So feeling slightly depressed that the doctor implied that at my age I should give up on the whole idea of love and jump ahead to the baby, I looked to facebook to cheer me up. Joy fm usually have a topical discussion borne out of someone’s situation, which the readers are invited to bring their opinions. I don’t really read the opinions part as the answer to everything is to put it into prayer, I the person needs a bit more than prayer otherwise the topic would not have been posted but anyway I digress.

This topic was about some girl, she was dating some guy called Frank but an old family friend from the States had expressed interest in marrying her, her family were doing their best to arrange for her and this yankee guy to hook up, so now she was torn between Frank and yankee boy as she didn’t want to disappoint her parents (plus she was starting to come round to the idea of having a more financially stable guy, I get the feeling that Frank was just starting out in life, but that’s an aside). A bit of an extreme case but I’d like to pick out the bit on arranged marriages.

Now when I talk about arranged marriages, I am not talking forced marriages, and this honour killings that we read about in the newspaper. I just mean using family members to help out in the introductory stages of the courting process.

In my college days I used to work part time in a retail establishment which sold mobile phones. There was this young Asian man, muslim, he said that he was entering into an arranged marriage. At the time I thought of these forced marriages whereby the parents go to India force some girl from the village to marry this man from England and they live in marital hell until the girl is able to run away. I had met another lady earlier who had entered into an arranged marriage and she was unhappy, on top of that she was living with the in-laws her only saving grace was the affair she was having with her doctor, so was only looking at the negative. But this guy explained to me that it was more like a kind of service, the parents didn’t just pick one girl for him and make them marry, but they would introduce him to a girl, they would have a time to get to know each other, if they hit it off, then marriage, if not, they would look for a more compatible solution. However, there would have to be a consensus that the two wanted to get married, so it probably wouldn’t be instant love at the time of marriage, but at least they would like each other enough to want it to grow.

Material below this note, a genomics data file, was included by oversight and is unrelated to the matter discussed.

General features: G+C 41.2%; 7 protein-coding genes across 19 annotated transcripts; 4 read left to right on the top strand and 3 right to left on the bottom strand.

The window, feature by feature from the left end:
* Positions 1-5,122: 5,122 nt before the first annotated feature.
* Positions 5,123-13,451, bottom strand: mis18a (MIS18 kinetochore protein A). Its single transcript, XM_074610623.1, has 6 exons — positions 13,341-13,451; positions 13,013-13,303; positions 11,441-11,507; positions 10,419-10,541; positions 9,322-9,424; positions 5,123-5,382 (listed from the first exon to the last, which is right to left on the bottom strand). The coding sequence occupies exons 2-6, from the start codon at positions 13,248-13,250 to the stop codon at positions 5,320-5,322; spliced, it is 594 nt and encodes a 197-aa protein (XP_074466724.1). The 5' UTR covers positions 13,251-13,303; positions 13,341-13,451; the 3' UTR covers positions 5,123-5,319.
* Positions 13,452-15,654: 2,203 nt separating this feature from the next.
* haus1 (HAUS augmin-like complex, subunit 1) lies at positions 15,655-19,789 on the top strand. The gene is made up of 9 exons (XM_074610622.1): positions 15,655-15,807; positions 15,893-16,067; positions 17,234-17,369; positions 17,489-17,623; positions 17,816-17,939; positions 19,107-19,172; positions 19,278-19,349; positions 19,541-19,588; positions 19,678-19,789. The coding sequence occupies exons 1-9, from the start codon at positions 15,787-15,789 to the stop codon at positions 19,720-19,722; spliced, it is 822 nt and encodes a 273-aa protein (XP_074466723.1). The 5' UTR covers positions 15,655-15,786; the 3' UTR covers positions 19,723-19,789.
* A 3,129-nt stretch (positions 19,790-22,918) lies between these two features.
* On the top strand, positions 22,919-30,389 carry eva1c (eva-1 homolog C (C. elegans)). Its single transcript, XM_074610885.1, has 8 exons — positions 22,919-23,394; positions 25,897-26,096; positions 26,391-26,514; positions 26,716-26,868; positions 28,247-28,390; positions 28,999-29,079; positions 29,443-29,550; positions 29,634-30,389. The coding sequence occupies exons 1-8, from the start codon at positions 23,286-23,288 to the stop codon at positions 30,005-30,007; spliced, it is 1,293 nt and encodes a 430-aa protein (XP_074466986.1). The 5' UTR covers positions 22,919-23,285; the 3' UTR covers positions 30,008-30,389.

Living in the west, I see people entering into marriage late, whether it be because they are too fixated on their career, or just unlucky in love, whatever the reason, it is not uncommon for two people to get married way into their 30s. I also see people turning to dating websites as a means to meet that special someone, some have worked but the risk is that there are some real freaks out there. So what is wrong with going down the “arranged marriage” route. Being introduced to a potential partner through a family member. It is more or less like being set up on a blind date.

Back in the day in Africa it was quite common especially in the villagers. When a potential suitor came up, their background would be checked out in any case so it was easier if a couple were “recommended” to each other to cut out the time. The only downside is that back in the day, the couple felt obliged to marry and often it didn’t work out because they didn’t really take the time out to get to know each other, but that is not to say, now in the noughties, women are much more educated now, and people are getting wise to the fact that love and respect is a great part of the marriage but at the same time especially as one gets older, it is hard to find the one.